- Jindalee Resources (ASX:JRL) has announced more positive metallurgical testwork results from the McDermitt project.
- The attrition scrubbing undertaken to produce a beneficiated sample for leaching experiments has improved lithium grades by 60 per cent.
- The leaching experiments have validated high lithium extraction rates from beneficiated samples with decreased acid consumption.
Shares of Jindalee Resources Limited (ASX:JRL) traded 17.272 per cent higher at $1.935 on 22 February 2021 following the release of encouraging metallurgical results from the McDermitt project.
In the metallurgical testwork, attrition scrubbing improved lithium grades by 60 per cent, while leaching validated high lithium extraction rates from beneficiated samples with decreased acid consumption.
In July 2019, Jindalee unveiled results from leach testwork conducted on bulk (non-beneficiated) samples from McDermitt. The outcomes indicated lithium recoveries of over 95 per cent with short residence times using H2SO4 (sulphuric acid) leach at moderate atmospheric pressure and temperatures, with the potential to lower acid consumption through recycling of the leachate.
Subsequently, the Company announced further positive metallurgical testwork results from the McDermitt project in August 2020. The Company informed that beneficiation of McDermitt ore through attrition scrubbing at 20 per cent solids had reduced analcime and carbonate (both acid consuming minerals) and improved the lithium content in the <0.01mm fraction by over 50 per cent (from 0.22 to 0.34 per cent).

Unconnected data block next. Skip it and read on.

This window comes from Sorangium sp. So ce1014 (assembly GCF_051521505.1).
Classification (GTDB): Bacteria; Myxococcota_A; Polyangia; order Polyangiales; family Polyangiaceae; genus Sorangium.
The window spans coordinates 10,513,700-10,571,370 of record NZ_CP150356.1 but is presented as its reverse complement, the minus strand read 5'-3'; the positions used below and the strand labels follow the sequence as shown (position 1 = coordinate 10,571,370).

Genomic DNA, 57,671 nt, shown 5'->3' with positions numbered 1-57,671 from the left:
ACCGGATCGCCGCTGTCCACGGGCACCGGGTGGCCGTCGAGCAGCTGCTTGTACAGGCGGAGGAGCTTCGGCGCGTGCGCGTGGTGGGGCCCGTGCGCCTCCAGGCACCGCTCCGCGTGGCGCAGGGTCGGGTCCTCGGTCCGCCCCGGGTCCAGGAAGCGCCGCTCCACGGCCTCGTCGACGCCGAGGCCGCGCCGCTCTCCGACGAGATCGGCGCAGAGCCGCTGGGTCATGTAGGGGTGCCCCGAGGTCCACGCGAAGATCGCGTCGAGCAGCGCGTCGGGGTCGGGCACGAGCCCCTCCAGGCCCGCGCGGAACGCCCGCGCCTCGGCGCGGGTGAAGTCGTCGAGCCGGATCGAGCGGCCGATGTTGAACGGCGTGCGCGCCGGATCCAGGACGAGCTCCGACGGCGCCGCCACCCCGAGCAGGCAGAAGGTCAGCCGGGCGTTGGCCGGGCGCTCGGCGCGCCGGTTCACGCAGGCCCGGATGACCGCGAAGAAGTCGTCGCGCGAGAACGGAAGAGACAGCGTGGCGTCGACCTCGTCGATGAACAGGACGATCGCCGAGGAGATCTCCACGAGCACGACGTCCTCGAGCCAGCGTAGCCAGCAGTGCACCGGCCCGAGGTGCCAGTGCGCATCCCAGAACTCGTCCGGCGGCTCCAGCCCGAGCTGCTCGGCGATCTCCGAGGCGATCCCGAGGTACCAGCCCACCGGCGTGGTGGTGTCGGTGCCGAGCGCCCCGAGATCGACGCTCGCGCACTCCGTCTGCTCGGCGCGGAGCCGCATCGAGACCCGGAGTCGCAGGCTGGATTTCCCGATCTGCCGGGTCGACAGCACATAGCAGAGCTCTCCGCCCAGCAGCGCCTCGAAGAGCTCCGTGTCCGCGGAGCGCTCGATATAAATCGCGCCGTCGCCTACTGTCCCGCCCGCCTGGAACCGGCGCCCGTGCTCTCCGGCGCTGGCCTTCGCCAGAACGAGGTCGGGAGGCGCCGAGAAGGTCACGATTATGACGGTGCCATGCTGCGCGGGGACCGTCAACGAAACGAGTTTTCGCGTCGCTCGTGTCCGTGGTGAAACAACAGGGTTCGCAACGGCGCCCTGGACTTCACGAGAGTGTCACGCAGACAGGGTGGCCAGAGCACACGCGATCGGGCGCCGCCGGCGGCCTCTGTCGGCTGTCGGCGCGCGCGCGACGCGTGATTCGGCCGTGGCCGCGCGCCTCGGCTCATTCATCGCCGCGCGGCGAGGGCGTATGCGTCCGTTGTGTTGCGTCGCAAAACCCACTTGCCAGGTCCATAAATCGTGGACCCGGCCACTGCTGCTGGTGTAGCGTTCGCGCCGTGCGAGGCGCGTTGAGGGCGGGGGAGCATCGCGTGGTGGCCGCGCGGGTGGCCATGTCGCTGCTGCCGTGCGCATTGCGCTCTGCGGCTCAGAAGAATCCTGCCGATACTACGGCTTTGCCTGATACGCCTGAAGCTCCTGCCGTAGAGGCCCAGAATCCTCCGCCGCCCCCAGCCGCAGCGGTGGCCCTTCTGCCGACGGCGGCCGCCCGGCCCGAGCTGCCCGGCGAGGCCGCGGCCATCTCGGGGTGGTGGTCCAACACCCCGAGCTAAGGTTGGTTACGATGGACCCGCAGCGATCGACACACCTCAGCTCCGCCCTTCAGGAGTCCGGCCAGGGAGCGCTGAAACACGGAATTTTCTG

Let us now quickly gaze through the process and results of the latest attrition scrubbing testwork and leaching experiments:
Attrition Scrubbing Testwork
Jindalee notified that ~44kg of coarse residues from the crushed core from holes MDD-012 and MDD-006 were shipped to a highly regarded metallurgical laboratory in Colorado, Hazen Research Inc. As these holes are located in a comparatively shallow part of the McDermitt resource, they represent sections of the deposit expected to be encountered early in any potential mining operation.
Then, the samples were composited to create a head sample for the metallurgical testwork, which was assayed for lithium and many impurity elements. The head sample was also examined using X-Ray Diffraction (XRD) to determine the mineral constituents, which demonstrated that lithium is almost exclusively associated with smectites.
On a sub-sample (4033-27), attrition scrubbing was undertaken at 30 per cent solids for half an hour to produce a beneficiated sample for leaching experiments. This process led to ~75 per cent of the lithium in the feed reporting to the <0.010mm fraction, indicating a 60.9 per cent uplift in grade from 0.23 to 0.37 per cent.
Following the attrition scrubbing, splits from the beneficiated sample (4033-27) were slurried, heated to 50°C, sulphuric acid added, and the samples agitated for 90 minutes. Thereafter, these samples were filtered and re-slurried in wash from the prior cycle. This process was repeated, with the residue washed, the reaction slurry filtered, and samples examined for a range of elements. The liquid samples were also reviewed for free acid.
These initial leaching experiments on beneficiated samples exhibited lithium extraction rates of 94-97 per cent, with 26 per cent less acid consumed per lithium unit relative to prior identical experiments on non-beneficiated ore.
The testwork also demonstrated that the mineral composition of the residue left after leaching is comparatively benign, comprising feldspar, quartz, and gypsum.
All in all, the recent metallurgical testwork results have further underlined the significance of the McDermitt lithium project, with promising outcomes from attrition scrubbing and leaching. Jindalee is continuing with additional work to further optimise lithium recoveries and reduce acid consumption.